I Want You for the (H.S.)U.S. Army
For much of this week, I’ll be in Daytona Beach, Florida, for The HSUS’s Animal Care Expo, the nation’s biggest animal protection conference. Leaders and advocates from across the nation will come together to accomplish many good things, not the least of which is to participate in seminars and exchanges about best practices and innovations in carrying out our work, and generally to further professionalism in our field. We’ll have some major announcements to unveil at the event, including an exciting new component of our anti-puppy-mill campaign, thanks to a major grant from Maddie’s Fund.
But one thing I’ll ask every individual in attendance to think about is to become more actively involved in our HSUS grassroots network. It’s the same thing I ask of you today – please consider getting involved more deeply and meaningfully.
The many people at Expo will be there to represent a wide variety of organizations. But no matter which group you associate with the most, every one of us is part of one movement – the movement to protect all animals in our society.
We all have a stake in seeing clear lines drawn in making acts of animal cruelty a crime, at the local, state and federal level. Indeed, earlier this year, South Dakota became the 50th state to establish felony-level penalties for malicious cruelty – a milestone for our movement. No longer is malicious cruelty treated as a minor offense, dealt with by a slap on the wrist.
But there are other forms of cruelty that are not encompassed by these state anti-cruelty statutes. That’s why we have separate and distinct laws to criminalize dogfighting, cockfighting, horse soring, captive hunts, ban private ownership of large wild animals as pets, and many more unacceptable activities. These laws are critical in our broader fight to stamp out cruelty and reckless treatment of all animals.
In the last 10 years, we’ve helped to pass about 1,000 laws at the state level to upgrade protections for animals or to set up funds or structures to do more animal protection work. But that task must continue because there are still big gaps in the law.
Lawmaking is not simply a process of making a logical argument and hoping that legislators accede to the request. We are in a struggle, with animal fighters, factory farmers, bear baiters, horse slaughterers, and so many others offering a different set of social, cultural, and political narratives and perspectives. In such a competition between different parties contesting ideas about animals, it’s about science and logic, but it’s also about power and organization.
The fact is, we have adversaries – people who run businesses or engage in certain forms of recreation –who want to retain the status quo and who want to protect their right to harm animals. To win, we have to organize. In fact, we have to out-organize our adversaries.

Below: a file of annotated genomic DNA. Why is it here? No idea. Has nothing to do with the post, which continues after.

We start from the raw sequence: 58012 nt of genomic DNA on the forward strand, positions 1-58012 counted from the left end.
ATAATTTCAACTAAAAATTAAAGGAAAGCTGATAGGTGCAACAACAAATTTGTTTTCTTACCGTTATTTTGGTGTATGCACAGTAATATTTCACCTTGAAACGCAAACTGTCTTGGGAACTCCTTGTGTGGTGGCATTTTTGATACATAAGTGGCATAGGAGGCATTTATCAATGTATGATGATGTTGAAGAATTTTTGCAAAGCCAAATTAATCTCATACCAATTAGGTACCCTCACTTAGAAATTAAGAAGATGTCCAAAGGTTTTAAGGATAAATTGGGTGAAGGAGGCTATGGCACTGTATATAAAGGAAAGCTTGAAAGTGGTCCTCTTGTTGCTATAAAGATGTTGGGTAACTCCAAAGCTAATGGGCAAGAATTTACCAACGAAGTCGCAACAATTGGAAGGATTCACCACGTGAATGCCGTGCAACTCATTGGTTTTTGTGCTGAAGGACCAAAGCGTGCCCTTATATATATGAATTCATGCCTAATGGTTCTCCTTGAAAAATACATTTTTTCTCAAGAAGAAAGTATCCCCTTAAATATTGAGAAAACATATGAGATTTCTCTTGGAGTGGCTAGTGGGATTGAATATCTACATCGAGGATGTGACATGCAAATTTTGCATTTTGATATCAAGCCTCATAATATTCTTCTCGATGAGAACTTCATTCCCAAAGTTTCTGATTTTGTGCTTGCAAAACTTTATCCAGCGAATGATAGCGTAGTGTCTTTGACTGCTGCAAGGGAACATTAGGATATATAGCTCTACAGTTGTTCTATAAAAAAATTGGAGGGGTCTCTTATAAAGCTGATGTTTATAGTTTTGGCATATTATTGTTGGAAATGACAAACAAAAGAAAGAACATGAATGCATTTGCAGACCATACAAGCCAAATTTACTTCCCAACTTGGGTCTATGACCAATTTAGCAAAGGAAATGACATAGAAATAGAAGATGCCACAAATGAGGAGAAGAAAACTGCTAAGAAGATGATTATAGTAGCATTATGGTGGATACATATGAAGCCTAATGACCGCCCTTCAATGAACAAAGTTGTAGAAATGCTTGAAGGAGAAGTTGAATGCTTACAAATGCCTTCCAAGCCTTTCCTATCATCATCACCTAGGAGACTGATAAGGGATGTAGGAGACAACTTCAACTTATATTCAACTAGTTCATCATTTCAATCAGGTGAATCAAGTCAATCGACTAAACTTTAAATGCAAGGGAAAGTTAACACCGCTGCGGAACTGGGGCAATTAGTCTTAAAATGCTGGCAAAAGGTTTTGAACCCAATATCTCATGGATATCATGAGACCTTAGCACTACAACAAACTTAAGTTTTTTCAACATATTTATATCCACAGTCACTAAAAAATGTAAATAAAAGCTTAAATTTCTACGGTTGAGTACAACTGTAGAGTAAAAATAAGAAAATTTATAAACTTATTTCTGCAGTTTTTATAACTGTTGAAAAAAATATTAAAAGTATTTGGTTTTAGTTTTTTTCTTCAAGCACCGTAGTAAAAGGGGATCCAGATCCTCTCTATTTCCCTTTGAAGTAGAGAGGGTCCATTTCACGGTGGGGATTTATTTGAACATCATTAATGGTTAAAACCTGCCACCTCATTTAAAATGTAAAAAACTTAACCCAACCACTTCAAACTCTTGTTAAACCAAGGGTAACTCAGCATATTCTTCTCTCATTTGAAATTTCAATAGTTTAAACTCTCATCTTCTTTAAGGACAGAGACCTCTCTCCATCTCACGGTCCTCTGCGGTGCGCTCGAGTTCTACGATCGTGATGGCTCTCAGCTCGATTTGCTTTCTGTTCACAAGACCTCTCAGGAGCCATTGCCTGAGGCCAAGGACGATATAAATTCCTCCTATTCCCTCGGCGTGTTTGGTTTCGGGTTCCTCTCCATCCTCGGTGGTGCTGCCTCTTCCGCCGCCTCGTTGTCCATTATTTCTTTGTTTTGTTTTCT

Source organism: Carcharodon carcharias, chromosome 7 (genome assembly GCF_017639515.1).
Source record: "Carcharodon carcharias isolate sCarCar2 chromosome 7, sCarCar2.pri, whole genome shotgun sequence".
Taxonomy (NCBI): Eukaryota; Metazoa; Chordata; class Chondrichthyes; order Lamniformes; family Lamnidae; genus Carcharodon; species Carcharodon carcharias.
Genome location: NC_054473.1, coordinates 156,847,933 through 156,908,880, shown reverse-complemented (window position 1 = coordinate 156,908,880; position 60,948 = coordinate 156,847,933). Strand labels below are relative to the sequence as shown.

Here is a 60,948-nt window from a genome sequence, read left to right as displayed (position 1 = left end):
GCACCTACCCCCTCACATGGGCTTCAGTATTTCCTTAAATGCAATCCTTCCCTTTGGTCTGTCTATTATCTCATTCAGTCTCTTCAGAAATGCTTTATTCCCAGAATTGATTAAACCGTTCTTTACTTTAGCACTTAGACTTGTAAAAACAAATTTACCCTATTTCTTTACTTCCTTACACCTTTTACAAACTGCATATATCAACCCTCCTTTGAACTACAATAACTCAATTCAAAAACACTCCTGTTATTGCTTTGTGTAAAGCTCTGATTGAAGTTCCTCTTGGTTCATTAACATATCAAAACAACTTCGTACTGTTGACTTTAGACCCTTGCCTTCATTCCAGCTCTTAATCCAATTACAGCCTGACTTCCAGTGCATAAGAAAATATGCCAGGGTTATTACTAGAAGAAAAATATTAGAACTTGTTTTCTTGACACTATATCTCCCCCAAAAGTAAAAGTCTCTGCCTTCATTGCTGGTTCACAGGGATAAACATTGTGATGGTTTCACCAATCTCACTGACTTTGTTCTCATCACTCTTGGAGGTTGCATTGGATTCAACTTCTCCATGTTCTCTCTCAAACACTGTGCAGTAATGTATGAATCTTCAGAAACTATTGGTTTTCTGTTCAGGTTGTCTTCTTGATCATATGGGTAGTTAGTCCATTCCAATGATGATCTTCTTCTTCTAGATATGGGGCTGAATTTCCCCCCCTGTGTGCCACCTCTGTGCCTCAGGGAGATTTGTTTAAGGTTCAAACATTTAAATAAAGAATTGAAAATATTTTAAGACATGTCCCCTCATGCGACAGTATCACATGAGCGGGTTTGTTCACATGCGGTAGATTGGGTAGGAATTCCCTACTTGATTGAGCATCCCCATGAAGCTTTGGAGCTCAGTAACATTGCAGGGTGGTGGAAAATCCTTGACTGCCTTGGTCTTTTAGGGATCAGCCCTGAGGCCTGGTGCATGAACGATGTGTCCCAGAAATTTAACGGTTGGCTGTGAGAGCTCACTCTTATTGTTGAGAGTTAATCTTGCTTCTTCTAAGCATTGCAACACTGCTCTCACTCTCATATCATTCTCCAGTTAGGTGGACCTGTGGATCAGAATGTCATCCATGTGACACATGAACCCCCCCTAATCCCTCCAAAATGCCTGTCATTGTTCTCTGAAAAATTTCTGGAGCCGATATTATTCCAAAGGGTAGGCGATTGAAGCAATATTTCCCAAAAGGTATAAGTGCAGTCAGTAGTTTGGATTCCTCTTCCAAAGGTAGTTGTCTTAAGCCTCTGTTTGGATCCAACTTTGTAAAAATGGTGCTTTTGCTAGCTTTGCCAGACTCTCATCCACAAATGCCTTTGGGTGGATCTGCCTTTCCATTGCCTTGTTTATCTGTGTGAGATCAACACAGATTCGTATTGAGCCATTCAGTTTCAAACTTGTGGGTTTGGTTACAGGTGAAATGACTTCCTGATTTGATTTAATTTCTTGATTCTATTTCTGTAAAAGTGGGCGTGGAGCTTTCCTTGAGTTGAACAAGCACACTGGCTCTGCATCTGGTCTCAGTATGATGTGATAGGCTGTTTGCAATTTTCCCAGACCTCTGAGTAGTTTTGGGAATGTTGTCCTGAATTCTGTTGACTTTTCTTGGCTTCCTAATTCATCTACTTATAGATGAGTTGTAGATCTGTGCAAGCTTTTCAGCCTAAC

The HSUS already has professional staff in all the states, we now have state councils in 22 states, and it’s our goal to have 50 state councils within 18 months. By this time next year, we also want to have 435 District Leaders – one leader for every congressional district in the country.
These District Leaders will engage in ongoing legislative advocacy at the federal, state and local levels, and they will work with dozens of other volunteers in their district to drive awareness among lawmakers and the general public concerning critical animal protection issues. They will also assist The HSUS in growing the movement through membership recruitment and fundraising. They will promote concern for farm animals and “eating with conscience.” And very importantly, they will partner with local shelters, wildlife rehabilitation centers and other animal welfare groups to bring greater focus to the critical issues they’ll be working on.
District leaders will work with HSUS staff to tailor the program to their community. Some of the activities they might engage in include helping a local school district join Meatless Monday; co-hosting a World Spay Day event with a local shelter; participating in their state’s Humane Lobby Day; or working with neighbors and communities to create more wildlife-friendly backyards.
It’s a lot to do as a volunteer, but so many people I run into ask me, “Wayne, how can I help? How can I get more involved in helping animals?”
Well, here’s one way – apply to become a District Leader volunteer. The HSUS’ Grassroots Outreach staff will interview you and make sure you’re trained and prepared, so that we can take animal protection to the next plane of policy-making and awareness-raising. One of the great benefits of the program, as our current District Leaders would say, is that it helps connect you with like-minded advocates all over the country. If thousands of people get involved in their communities, as I sincerely hope they will, our movement will be better and stronger than ever, and we’ll see tangible outcomes for animals that will usher in a new era of animal protection in our nation.